Dana Bierley, whose children have anxiety, depression, and sensory issues, just being in the classroom was difficult with the constant noise and frequent disruptions. Bierley supports school mental health days and recognizes the value to kids for a day off to mentally decompress. Experts agree that normalizing the conversation around mental health, including mental health days, is vital. “It leads to more understanding, more empathy, and more willingness to seek help, which is so important,” Barb Solish, director of youth and young adult initiatives at NAMI, said. “While not everybody has a mental health condition, everyone does have mental health, and they deserve to take care of themselves.”
The Biden Administration directed federal agencies to take new steps aimed at reducing suicide deaths among veterans, who make up 7.9% of the U.S. population, but account for about 13.5% of suicides. The transition out of military life can present unique challenges for veterans. “That first year post-transition is a high-risk time,” said Sherman Gillums, Jr., NAMI CSO, “and many (veterans) don't make it into the VA, especially if they've got bad paper — a punitive discharge or things that were related to their mental illness.” “And I know a lot of (veterans) that were discharged because of a mental illness, and never got the connection to the VA that they needed,” he said.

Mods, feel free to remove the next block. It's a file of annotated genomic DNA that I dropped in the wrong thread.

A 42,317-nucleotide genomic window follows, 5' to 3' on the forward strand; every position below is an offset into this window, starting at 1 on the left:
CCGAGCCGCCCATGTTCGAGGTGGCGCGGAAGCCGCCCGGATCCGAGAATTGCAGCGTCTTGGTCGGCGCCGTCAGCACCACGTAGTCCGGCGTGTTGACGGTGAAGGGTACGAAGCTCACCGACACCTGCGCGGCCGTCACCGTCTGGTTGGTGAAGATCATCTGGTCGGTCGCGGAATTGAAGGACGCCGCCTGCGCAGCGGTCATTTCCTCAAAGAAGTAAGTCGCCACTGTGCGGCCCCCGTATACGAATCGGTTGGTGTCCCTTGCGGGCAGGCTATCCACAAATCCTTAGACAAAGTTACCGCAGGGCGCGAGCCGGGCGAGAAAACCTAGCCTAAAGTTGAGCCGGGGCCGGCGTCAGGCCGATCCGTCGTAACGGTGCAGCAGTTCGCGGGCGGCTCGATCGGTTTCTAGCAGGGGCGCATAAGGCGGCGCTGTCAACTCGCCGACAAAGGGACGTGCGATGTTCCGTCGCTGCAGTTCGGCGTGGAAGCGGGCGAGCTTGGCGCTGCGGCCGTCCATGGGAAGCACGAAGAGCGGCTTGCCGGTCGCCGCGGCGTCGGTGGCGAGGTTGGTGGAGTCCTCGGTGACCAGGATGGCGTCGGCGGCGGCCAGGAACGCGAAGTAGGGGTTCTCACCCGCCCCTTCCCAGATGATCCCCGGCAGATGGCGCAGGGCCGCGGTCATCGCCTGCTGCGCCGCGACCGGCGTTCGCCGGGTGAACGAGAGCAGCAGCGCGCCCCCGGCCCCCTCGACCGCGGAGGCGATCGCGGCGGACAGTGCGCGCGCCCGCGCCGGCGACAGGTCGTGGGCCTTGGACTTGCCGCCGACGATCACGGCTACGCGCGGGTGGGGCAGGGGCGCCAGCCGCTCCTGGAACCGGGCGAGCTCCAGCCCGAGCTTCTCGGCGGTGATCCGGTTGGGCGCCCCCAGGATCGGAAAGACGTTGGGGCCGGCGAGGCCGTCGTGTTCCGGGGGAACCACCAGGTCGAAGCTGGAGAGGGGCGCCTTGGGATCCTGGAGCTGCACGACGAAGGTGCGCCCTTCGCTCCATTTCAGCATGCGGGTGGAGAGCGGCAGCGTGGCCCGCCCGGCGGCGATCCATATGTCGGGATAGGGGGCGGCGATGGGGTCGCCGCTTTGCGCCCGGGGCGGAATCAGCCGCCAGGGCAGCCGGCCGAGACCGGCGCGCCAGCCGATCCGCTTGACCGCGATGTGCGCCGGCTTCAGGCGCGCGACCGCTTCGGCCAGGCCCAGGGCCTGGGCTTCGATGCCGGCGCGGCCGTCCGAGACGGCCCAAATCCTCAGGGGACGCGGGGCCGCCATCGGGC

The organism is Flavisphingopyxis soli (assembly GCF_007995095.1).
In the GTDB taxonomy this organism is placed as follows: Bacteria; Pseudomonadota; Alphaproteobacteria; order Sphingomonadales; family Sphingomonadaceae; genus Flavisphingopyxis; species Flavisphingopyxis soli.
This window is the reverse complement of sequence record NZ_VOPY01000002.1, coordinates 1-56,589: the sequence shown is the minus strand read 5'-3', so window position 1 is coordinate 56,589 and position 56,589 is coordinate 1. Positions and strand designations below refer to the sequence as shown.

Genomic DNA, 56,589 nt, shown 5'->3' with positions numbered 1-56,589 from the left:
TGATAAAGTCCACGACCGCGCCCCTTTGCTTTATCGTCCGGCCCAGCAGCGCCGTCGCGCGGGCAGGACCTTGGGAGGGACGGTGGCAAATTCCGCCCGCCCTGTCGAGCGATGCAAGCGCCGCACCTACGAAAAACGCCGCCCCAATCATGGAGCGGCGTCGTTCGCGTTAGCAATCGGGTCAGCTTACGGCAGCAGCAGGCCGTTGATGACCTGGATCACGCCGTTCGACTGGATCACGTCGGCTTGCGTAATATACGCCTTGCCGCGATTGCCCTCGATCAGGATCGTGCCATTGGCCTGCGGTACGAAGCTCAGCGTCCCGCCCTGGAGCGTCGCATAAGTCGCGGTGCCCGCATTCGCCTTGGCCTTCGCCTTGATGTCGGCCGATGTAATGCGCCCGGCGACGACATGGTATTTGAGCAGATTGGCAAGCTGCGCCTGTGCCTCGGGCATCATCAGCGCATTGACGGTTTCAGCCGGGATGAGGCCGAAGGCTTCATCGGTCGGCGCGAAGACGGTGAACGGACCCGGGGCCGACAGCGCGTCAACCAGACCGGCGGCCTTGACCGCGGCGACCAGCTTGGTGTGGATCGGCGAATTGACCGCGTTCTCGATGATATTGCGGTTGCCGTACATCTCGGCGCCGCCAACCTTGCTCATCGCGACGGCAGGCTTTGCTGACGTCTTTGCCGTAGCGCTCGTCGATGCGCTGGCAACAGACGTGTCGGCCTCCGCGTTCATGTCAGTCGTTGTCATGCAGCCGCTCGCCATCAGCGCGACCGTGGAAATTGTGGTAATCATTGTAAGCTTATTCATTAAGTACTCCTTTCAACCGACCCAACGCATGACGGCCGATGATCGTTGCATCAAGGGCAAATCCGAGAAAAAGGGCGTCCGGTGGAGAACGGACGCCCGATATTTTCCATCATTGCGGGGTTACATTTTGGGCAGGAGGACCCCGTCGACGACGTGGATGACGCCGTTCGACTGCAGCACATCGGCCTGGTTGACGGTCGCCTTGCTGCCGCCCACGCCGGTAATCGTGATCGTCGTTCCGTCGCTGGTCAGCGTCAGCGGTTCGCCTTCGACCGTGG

One woman says she received several misdiagnoses over 15 years before being correctly diagnosed with bipolar disorder. Primary care providers may only be able to spend 15 minutes talking with patients, not enough time to diagnosis a mental health condition. Another common reason misdiagnoses happen is “not because an evaluator did something wrong; it’s because symptoms tend to evolve over time,” explains Christine Crawford, MD, MPH, associate medical director of NAMI. Dr. Crawford adds, “A lot of providers are getting only a cross-sectional snapshot of what is going on in the person in front of them.” A lengthy evaluation with a mental health professional is often needed to make a psychiatric diagnosis like bipolar disorder.
"Embracing mental health days by schools helps normalize the conversation around mental health, which leads to understanding to empathy and more willingness to seek help when you need it," said Barb Solish, the Director of Youth and Young Adult Initiatives for NAMI. Solish says parents can start conversations with their children about mental health days by comparing it to taking a break when a person isn't physically feeling well. They can do the same for their emotional well-being.